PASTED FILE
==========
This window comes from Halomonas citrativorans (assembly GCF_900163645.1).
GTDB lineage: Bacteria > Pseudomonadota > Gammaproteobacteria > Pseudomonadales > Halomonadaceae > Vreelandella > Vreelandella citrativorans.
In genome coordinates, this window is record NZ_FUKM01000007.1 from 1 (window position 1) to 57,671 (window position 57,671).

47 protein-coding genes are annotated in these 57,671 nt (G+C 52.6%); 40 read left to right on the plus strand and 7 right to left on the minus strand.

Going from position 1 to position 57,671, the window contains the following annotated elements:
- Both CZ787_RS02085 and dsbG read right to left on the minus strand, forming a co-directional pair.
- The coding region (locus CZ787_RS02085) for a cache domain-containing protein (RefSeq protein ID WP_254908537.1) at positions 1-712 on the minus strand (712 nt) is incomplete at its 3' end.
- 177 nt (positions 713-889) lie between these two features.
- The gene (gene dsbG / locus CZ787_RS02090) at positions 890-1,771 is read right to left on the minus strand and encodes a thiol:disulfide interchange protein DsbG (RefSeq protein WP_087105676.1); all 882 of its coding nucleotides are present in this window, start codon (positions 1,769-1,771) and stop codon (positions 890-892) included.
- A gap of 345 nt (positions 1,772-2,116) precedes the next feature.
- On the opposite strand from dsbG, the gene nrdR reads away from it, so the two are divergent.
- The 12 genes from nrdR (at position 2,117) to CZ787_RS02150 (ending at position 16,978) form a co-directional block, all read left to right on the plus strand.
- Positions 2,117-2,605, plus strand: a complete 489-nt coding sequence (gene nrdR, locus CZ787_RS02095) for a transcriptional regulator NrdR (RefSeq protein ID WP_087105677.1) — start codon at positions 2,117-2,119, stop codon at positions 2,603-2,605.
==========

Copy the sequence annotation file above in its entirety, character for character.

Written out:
This window comes from Halomonas citrativorans (assembly GCF_900163645.1).
GTDB lineage: Bacteria > Pseudomonadota > Gammaproteobacteria > Pseudomonadales > Halomonadaceae > Vreelandella > Vreelandella citrativorans.
In genome coordinates, this window is record NZ_FUKM01000007.1 from 1 (window position 1) to 57,671 (window position 57,671).

47 protein-coding genes are annotated in these 57,671 nt (G+C 52.6%); 40 read left to right on the plus strand and 7 right to left on the minus strand.

Going from position 1 to position 57,671, the window contains the following annotated elements:
- Both CZ787_RS02085 and dsbG read right to left on the minus strand, forming a co-directional pair.
- The coding region (locus CZ787_RS02085) for a cache domain-containing protein (RefSeq protein ID WP_254908537.1) at positions 1-712 on the minus strand (712 nt) is incomplete at its 3' end.
- 177 nt (positions 713-889) lie between these two features.
- The gene (gene dsbG / locus CZ787_RS02090) at positions 890-1,771 is read right to left on the minus strand and encodes a thiol:disulfide interchange protein DsbG (RefSeq protein WP_087105676.1); all 882 of its coding nucleotides are present in this window, start codon (positions 1,769-1,771) and stop codon (positions 890-892) included.
- A gap of 345 nt (positions 1,772-2,116) precedes the next feature.
- On the opposite strand from dsbG, the gene nrdR reads away from it, so the two are divergent.
- The 12 genes from nrdR (at position 2,117) to CZ787_RS02150 (ending at position 16,978) form a co-directional block, all read left to right on the plus strand.
- Positions 2,117-2,605, plus strand: a complete 489-nt coding sequence (gene nrdR, locus CZ787_RS02095) for a transcriptional regulator NrdR (RefSeq protein ID WP_087105677.1) — start codon at positions 2,117-2,119, stop codon at positions 2,603-2,605.